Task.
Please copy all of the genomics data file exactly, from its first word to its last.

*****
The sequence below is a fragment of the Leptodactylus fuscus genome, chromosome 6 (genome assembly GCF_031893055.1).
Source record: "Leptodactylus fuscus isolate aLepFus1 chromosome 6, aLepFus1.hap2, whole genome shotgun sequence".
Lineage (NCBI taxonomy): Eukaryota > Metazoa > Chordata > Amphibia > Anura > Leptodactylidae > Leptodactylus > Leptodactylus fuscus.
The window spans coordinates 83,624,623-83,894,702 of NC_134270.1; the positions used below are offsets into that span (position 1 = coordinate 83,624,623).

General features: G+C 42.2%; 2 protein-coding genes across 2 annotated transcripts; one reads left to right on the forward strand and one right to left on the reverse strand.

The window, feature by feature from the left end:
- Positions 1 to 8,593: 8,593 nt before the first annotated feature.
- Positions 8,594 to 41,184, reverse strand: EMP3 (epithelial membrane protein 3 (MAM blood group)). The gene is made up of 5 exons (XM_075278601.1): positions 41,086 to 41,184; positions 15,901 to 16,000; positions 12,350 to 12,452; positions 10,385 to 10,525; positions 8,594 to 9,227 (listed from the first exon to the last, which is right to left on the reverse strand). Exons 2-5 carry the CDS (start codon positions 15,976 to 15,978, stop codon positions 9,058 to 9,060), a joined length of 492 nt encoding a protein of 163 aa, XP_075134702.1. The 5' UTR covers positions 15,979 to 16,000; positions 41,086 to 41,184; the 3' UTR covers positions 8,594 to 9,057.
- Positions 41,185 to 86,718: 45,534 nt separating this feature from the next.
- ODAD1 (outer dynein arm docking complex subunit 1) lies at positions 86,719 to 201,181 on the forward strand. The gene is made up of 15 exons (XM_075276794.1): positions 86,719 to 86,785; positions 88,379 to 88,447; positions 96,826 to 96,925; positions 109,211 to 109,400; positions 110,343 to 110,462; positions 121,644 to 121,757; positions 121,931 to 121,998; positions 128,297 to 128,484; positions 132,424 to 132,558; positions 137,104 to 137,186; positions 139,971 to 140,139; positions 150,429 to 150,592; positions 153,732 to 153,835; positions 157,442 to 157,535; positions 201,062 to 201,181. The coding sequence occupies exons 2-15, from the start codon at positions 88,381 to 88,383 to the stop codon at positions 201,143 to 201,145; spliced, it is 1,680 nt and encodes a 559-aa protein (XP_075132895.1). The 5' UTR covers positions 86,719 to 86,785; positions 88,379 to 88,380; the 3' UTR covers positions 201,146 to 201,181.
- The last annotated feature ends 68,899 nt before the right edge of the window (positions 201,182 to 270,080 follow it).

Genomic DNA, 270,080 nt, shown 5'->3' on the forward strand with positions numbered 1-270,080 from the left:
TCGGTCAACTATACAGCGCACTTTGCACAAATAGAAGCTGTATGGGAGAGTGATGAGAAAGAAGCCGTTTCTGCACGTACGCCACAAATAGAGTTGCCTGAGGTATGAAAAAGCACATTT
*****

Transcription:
The sequence below is a fragment of the Leptodactylus fuscus genome, chromosome 6 (genome assembly GCF_031893055.1).
Source record: "Leptodactylus fuscus isolate aLepFus1 chromosome 6, aLepFus1.hap2, whole genome shotgun sequence".
Lineage (NCBI taxonomy): Eukaryota > Metazoa > Chordata > Amphibia > Anura > Leptodactylidae > Leptodactylus > Leptodactylus fuscus.
The window spans coordinates 83,624,623-83,894,702 of NC_134270.1; the positions used below are offsets into that span (position 1 = coordinate 83,624,623).

General features: G+C 42.2%; 2 protein-coding genes across 2 annotated transcripts; one reads left to right on the forward strand and one right to left on the reverse strand.

The window, feature by feature from the left end:
- Positions 1 to 8,593: 8,593 nt before the first annotated feature.
- Positions 8,594 to 41,184, reverse strand: EMP3 (epithelial membrane protein 3 (MAM blood group)). The gene is made up of 5 exons (XM_075278601.1): positions 41,086 to 41,184; positions 15,901 to 16,000; positions 12,350 to 12,452; positions 10,385 to 10,525; positions 8,594 to 9,227 (listed from the first exon to the last, which is right to left on the reverse strand). Exons 2-5 carry the CDS (start codon positions 15,976 to 15,978, stop codon positions 9,058 to 9,060), a joined length of 492 nt encoding a protein of 163 aa, XP_075134702.1. The 5' UTR covers positions 15,979 to 16,000; positions 41,086 to 41,184; the 3' UTR covers positions 8,594 to 9,057.
- Positions 41,185 to 86,718: 45,534 nt separating this feature from the next.
- ODAD1 (outer dynein arm docking complex subunit 1) lies at positions 86,719 to 201,181 on the forward strand. The gene is made up of 15 exons (XM_075276794.1): positions 86,719 to 86,785; positions 88,379 to 88,447; positions 96,826 to 96,925; positions 109,211 to 109,400; positions 110,343 to 110,462; positions 121,644 to 121,757; positions 121,931 to 121,998; positions 128,297 to 128,484; positions 132,424 to 132,558; positions 137,104 to 137,186; positions 139,971 to 140,139; positions 150,429 to 150,592; positions 153,732 to 153,835; positions 157,442 to 157,535; positions 201,062 to 201,181. The coding sequence occupies exons 2-15, from the start codon at positions 88,381 to 88,383 to the stop codon at positions 201,143 to 201,145; spliced, it is 1,680 nt and encodes a 559-aa protein (XP_075132895.1). The 5' UTR covers positions 86,719 to 86,785; positions 88,379 to 88,380; the 3' UTR covers positions 201,146 to 201,181.
- The last annotated feature ends 68,899 nt before the right edge of the window (positions 201,182 to 270,080 follow it).

Genomic DNA, 270,080 nt, shown 5'->3' on the forward strand with positions numbered 1-270,080 from the left:
TCGGTCAACTATACAGCGCACTTTGCACAAATAGAAGCTGTATGGGAGAGTGATGAGAAAGAAGCCGTTTCTGCACGTACGCCACAAATAGAGTTGCCTGAGGTATGAAAAAGCACATTT